Now with Lieutenant Colonel Oliver North they went even further. They offered limited immunity. And I said at the time, limited to what? How limited? Well, of course, in any event, limited immunity he was forced to testify against himself and against his will. And then he was prosecuted for what he admitted. And the federal judge took the case. It took the appeals court years later to say that the case could not be taken. So Colonel North, after all these years and all that money and all this fuss and all the money is finally getting his pension and, of course, the are still millions of people who are going around calling him a scoundrel and so forth. I mean, he has paid a heavy penalty and so has his wife and children and his relatives.

[Rushdoony] Yes. [00:27:16]

[Murray] Don’t you think that is the game?...

[Murray] Don’t you think that is the game?

[Scott] Of course that is the game.

[Murray] Make him pay a heavy penalty.

[Scott] Yes. But the game is also to destroy the Fifth Amendment. There is very little left. There is only a fragment of it left. Now the Fifth Amendment was established 450 years...well, it was laid... the basis for it was laid by the Cromwellian revolution. And when the founding generation in this country, the founding fathers were descended from men who had lived though that. This country was founded by refugees from that sort of a system.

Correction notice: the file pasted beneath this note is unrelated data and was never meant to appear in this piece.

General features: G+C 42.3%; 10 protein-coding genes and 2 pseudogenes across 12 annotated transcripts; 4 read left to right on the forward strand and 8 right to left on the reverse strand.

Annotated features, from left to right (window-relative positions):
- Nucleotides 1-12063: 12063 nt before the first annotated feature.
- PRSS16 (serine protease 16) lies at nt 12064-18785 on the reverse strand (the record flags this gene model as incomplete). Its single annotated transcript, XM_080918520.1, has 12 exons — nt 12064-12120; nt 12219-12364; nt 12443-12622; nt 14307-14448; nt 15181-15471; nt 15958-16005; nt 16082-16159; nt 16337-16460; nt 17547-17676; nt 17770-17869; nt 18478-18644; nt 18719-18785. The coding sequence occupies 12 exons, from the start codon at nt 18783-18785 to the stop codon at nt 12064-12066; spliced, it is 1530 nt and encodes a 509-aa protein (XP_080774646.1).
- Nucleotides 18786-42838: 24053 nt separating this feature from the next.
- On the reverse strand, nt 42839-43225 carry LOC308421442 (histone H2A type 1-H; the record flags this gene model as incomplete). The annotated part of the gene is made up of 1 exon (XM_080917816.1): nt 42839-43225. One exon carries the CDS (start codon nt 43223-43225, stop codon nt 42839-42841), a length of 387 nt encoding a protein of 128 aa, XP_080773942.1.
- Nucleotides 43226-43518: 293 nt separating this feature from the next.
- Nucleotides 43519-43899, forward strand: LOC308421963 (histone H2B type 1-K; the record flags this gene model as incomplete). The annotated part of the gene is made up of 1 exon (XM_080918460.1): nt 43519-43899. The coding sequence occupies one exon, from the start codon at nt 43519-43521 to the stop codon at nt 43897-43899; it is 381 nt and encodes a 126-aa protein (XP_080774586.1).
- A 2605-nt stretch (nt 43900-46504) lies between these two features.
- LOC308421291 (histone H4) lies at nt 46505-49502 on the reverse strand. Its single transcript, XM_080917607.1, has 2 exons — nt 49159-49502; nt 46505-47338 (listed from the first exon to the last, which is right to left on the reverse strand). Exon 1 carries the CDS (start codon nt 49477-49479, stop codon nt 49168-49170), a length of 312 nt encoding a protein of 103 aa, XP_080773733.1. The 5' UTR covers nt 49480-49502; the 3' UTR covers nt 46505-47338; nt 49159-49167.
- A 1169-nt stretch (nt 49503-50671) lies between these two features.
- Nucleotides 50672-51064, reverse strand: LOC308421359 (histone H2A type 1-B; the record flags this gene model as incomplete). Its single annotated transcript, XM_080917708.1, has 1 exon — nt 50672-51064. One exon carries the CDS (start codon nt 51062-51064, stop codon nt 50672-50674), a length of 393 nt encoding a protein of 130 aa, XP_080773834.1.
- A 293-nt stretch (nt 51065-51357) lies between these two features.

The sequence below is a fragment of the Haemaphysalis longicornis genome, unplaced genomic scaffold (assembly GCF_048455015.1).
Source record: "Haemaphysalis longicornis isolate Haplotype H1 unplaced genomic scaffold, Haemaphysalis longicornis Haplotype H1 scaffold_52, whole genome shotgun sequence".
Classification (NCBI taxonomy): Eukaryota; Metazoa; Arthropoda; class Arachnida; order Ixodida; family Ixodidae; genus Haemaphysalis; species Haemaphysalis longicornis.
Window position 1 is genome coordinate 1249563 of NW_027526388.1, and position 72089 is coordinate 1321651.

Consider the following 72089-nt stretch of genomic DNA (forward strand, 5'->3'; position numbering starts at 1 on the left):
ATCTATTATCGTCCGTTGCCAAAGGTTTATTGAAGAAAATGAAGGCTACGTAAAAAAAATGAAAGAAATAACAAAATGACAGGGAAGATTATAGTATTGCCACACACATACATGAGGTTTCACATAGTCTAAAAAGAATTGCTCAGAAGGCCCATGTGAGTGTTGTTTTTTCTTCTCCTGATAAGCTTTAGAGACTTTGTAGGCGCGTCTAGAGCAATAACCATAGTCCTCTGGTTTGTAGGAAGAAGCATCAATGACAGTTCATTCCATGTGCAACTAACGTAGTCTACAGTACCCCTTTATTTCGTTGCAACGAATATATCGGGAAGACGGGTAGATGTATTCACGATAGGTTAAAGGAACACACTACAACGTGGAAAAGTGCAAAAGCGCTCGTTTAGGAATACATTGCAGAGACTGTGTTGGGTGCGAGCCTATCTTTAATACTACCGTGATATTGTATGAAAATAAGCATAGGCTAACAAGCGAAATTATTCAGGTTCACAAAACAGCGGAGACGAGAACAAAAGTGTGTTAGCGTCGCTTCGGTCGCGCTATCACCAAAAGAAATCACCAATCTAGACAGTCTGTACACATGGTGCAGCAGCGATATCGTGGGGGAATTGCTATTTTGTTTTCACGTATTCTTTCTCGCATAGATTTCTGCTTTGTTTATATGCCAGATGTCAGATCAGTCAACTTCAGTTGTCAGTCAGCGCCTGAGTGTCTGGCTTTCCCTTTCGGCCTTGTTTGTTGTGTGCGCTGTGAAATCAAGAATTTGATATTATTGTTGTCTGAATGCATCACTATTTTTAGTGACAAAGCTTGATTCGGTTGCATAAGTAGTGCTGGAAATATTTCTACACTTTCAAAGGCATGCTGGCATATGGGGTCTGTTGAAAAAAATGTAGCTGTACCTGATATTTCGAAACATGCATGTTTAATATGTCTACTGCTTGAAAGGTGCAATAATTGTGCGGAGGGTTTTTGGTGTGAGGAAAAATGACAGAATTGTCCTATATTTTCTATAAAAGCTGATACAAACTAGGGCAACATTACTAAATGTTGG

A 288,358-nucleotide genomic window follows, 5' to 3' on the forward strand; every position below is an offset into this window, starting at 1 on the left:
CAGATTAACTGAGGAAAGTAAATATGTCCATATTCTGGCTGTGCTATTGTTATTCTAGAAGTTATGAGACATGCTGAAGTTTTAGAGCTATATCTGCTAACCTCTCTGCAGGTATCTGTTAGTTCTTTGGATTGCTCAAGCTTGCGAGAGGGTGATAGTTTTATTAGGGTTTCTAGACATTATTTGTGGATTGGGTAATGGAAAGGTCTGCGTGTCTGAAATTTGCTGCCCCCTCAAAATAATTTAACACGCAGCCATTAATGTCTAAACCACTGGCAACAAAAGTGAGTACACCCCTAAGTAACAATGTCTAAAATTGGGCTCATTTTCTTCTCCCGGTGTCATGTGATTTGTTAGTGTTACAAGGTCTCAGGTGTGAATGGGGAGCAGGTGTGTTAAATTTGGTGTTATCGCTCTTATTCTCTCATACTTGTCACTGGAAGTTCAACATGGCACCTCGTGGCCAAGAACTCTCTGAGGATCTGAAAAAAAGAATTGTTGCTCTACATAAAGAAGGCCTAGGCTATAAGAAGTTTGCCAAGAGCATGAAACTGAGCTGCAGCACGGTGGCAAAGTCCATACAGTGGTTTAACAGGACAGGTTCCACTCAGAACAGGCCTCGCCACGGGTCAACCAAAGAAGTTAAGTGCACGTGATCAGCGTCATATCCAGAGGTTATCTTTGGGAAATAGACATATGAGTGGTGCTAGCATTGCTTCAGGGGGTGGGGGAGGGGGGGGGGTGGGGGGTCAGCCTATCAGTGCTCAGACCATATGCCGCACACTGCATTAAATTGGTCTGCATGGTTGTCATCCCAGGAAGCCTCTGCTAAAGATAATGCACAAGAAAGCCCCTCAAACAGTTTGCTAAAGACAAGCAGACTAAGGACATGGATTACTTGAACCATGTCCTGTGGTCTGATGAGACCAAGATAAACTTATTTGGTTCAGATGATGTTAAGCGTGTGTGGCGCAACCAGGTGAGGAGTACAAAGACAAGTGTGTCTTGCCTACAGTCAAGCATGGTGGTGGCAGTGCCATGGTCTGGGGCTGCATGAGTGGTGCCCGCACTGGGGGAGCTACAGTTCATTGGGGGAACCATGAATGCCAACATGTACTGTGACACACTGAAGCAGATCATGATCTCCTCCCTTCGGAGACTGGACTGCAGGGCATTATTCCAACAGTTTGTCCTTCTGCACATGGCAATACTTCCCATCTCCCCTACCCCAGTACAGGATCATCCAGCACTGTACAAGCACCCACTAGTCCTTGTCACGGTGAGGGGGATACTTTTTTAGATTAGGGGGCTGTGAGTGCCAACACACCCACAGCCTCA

[Rushdoony] The Bible does not permit torture, nor confessions and if a man confesses to a crime there has to be full corroboration before there can be anything done to him.

[Murray] Three witnesses.

[Rushdoony] Yes. Well, we have gone a long way since the Constitution was written and now, of course, it means nothing. So we are moving into a federal police force which will destroy all our freedoms. I recall very vividly one man with high federal law enforcement connections who once told me, he said, “I want to tell you something, because it is people like yourselves who are fools when they are tackled by any federal official. You are so obvsiouly confident of your innocence.” And he said, “Act like a Capone. Say nothing.” And he said, “Under no circumstances take a lie detector test,” because he said, “You will be asked questions about your personal life. Have you cheated on your wife. Have you thought about cheating? Have you done this and that? What kind of thoughts have you had about your employer? That will so throw you off that you are an emotional mess.” So he said, “Under no circumstances allow them to do this to you.”

[Scott] Good advice. [00:30:03]

[Rushdoony] Yes

[Rushdoony] Yes. And it was because he had seen it done that he was so vocal about it.

[Murray] And I think that Christian schools and home schoolers are going to have to redouble their efforts to teach history and teach this next generation coming up the price that has been paid.